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Gerald FINZI (1901-1956)
Five Bagatelles for clarinet and string quartet (arr. Alexander) (1943) [15.22]
Elegy for violin and piano (1940) [8.33]
Romance for string quartet, (arr. Alexander) (1928) [8.05]
Diabelleries (1950) [14.05]
Introit for violin and piano, (arr. Howard Ferguson) (1925) [7.38]
Interlude for oboe and string quartet (1933-36) [11.37]
Prelude and Fugue for string trio (1938) [9.06]
Cologne Chamber Soloists
rec. 18 September, 18-19 October 2015, Konzerthaus der Abtei Marienmunster. DDD/DSD

This is an extremely impressive release, featuring both playing and music of the very highest quality, and including an important world première recording to boot. The disc opens with an arrangement of the Five Bagatelles. Although, as an admitted purist, I find it hard approve fully of arrangements other than those undertaken by the composer himself, this one, for string quartet rather than piano accompaniment for the clarinet, has been particularly well-done. It combines sensitivity to Finzi’s piano writing with imagination in terms of the layering of voices amongst other aspects. The playing is as impressive as the arrangement – the members of the string quartet match the focus and incisiveness of their sound in order to take account of the different characteristic sound of the clarinet, and to blend with it. It is extremely rare that one finds this done at all – let alone done as well as it is here. The sound that the five players produce is really quite lovely, and they are gentle and dreamy in quieter movements and superbly energetic and lively in the faster movements. There are very good colour contrasts within phrases, too, as they alter their articulation and attack to vary the sound. I also particularly like the lovely sense of bounce that the string quartet captured - particularly noticeable in the Forlana.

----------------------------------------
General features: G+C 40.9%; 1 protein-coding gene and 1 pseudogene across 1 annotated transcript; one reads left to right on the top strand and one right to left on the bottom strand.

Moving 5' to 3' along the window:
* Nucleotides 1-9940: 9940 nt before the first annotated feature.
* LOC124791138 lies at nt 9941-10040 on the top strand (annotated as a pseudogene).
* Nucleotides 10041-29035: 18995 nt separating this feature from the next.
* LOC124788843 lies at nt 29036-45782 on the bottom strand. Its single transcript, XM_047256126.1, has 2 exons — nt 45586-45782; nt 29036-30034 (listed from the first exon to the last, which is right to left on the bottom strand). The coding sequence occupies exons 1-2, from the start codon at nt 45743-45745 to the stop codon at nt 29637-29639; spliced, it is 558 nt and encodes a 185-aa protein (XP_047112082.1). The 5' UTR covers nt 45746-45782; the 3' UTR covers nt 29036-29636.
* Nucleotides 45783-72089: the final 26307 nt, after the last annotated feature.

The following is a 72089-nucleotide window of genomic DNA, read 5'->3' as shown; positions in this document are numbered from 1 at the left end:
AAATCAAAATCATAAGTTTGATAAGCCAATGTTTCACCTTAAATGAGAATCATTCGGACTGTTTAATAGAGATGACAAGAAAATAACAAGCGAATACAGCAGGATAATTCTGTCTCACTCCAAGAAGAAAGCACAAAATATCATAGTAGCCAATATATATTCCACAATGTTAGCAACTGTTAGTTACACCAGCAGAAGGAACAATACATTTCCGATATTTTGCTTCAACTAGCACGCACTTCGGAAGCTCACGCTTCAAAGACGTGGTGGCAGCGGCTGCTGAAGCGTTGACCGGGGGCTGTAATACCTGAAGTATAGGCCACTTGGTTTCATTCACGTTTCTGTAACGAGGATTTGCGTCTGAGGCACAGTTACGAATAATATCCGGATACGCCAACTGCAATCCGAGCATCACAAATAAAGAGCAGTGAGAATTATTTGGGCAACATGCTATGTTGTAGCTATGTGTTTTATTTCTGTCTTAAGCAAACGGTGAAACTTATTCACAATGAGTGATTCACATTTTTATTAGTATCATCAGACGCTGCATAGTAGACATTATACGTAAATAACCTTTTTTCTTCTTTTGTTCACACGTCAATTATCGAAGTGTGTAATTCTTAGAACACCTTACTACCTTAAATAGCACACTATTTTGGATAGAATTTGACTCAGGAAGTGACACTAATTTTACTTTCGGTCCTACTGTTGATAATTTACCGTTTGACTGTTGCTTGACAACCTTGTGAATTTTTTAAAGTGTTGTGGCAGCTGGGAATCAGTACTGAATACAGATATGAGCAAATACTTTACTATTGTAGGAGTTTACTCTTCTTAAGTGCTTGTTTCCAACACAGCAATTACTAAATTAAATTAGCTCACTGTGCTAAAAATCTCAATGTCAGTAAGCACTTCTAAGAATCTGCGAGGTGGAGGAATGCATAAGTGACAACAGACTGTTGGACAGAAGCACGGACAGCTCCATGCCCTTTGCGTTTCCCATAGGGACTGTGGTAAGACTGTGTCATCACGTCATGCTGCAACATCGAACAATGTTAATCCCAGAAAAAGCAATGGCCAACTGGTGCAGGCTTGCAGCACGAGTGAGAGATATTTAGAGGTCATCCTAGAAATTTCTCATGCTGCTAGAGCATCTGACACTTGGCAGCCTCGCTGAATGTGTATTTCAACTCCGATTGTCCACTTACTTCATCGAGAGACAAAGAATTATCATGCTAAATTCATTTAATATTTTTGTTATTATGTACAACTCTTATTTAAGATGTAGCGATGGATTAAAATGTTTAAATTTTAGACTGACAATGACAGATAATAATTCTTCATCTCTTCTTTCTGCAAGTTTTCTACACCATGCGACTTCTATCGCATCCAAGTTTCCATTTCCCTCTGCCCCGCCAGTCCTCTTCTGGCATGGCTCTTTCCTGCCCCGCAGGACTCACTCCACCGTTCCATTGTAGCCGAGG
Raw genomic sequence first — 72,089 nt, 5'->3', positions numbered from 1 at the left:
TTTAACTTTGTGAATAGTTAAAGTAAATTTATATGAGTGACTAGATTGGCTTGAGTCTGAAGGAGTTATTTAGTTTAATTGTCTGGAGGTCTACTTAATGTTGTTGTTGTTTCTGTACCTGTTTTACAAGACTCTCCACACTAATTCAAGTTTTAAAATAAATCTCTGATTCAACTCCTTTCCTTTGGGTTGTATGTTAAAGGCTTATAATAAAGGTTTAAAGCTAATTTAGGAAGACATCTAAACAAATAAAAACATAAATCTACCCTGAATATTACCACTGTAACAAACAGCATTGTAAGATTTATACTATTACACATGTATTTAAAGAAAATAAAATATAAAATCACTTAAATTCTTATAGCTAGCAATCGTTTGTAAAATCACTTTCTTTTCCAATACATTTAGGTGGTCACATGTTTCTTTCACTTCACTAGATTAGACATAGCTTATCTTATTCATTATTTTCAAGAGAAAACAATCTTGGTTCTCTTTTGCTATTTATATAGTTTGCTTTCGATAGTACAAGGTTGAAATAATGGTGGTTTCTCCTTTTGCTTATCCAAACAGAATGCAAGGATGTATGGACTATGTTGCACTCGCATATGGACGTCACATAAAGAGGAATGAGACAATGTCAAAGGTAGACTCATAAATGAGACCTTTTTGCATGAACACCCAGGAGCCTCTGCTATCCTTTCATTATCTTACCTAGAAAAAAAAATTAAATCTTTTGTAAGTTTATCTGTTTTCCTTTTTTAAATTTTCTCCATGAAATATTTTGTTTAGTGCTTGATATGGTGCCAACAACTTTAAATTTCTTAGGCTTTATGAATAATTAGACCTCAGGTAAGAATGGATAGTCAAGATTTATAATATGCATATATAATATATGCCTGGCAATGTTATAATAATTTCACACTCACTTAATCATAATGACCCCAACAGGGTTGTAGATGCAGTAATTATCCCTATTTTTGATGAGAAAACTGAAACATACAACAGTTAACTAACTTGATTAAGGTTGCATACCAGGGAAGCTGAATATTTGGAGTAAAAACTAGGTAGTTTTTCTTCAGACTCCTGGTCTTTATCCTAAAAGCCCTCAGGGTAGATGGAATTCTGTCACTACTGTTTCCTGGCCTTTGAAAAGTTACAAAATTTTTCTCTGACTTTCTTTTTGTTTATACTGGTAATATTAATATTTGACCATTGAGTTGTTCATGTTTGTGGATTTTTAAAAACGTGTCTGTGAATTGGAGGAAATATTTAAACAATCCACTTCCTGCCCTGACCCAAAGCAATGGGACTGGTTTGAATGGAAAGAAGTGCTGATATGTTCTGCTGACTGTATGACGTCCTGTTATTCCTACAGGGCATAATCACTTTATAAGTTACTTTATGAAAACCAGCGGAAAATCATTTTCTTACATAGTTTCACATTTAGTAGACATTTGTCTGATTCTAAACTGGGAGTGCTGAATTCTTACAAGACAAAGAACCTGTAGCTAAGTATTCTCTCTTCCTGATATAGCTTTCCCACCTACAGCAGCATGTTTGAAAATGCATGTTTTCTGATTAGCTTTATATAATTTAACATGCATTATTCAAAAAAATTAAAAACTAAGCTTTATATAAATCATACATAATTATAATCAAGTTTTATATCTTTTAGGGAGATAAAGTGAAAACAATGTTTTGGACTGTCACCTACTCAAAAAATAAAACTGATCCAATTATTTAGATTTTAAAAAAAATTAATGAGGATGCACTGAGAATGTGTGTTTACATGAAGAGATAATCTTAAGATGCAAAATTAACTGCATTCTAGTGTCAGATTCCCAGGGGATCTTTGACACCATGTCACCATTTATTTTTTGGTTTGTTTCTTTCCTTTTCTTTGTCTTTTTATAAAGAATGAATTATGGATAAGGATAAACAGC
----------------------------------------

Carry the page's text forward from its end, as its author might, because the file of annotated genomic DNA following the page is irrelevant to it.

After an exceptionally strong start with the Bagatelles, I felt that the tempo of the following Elegy could do with a little more flow – the pace is just a little too relaxed and the work feels just slightly held back and hampered as a result, although the playing is otherwise very good indeed. The Romance is here also in an arrangement for string quartet, and the quartet produce a gorgeously sweet tone. Although they generate a very radiant and rich sound in the piece, I did, however, miss the fuller sound of the string orchestra.
Diabelleries, the world première recording on this disc, is a set of variations on the tune “Where is my basket gone” by Alfred Scott-Gatty; it was Ralph Vaughan Williams’s idea in 1950 to ask leading contemporary composers to write a variation each as a present for the champion and promoter of contemporary English music, Anne Macnaghten. The work opens with Vaughan Williams’s jaunty presentation of the theme, which is followed by a fun Waltz from Howard Ferguson, a busy second variation from Alan Bush, and an utterly identifiable and distinctive variation from Rawsthorne (it couldn’t be anyone else). Then we have a Canonic Interlude from Elizabeth Lutyens and a con passione from Maconchy, an elegant and beautiful Forlana from Finzi, and Grace Williams does the seventh variation, before a bold and jovial Finale from Gordon Jacob. It is a fabulous little piece and quite surprising, and shocking, that it has not been recorded until now. The Cologne Chamber Soloists give a persuasive and compelling account.

However, the jump from the roistering Finale of Diabelleries to the delicacy of Finzi’s Introit jars badly, and I felt that this was poor programming. The disc should really have ended with Diabelleries, as none of the Finzi pieces here for smaller forces would really work placed after it. In the Introit the piano is rather too distant and recessed in comparison to the violin, yet the playing is again excellent, with impressively steady harmonics in the violin towards the end of the piece. There is a good sense of drama in the following Interlude, and the Prelude and Fugue gives a colourful and characterful conclusion to the disc.

On the whole, an exceptionally good disc with outstanding playing.

Em Marshall-Luck



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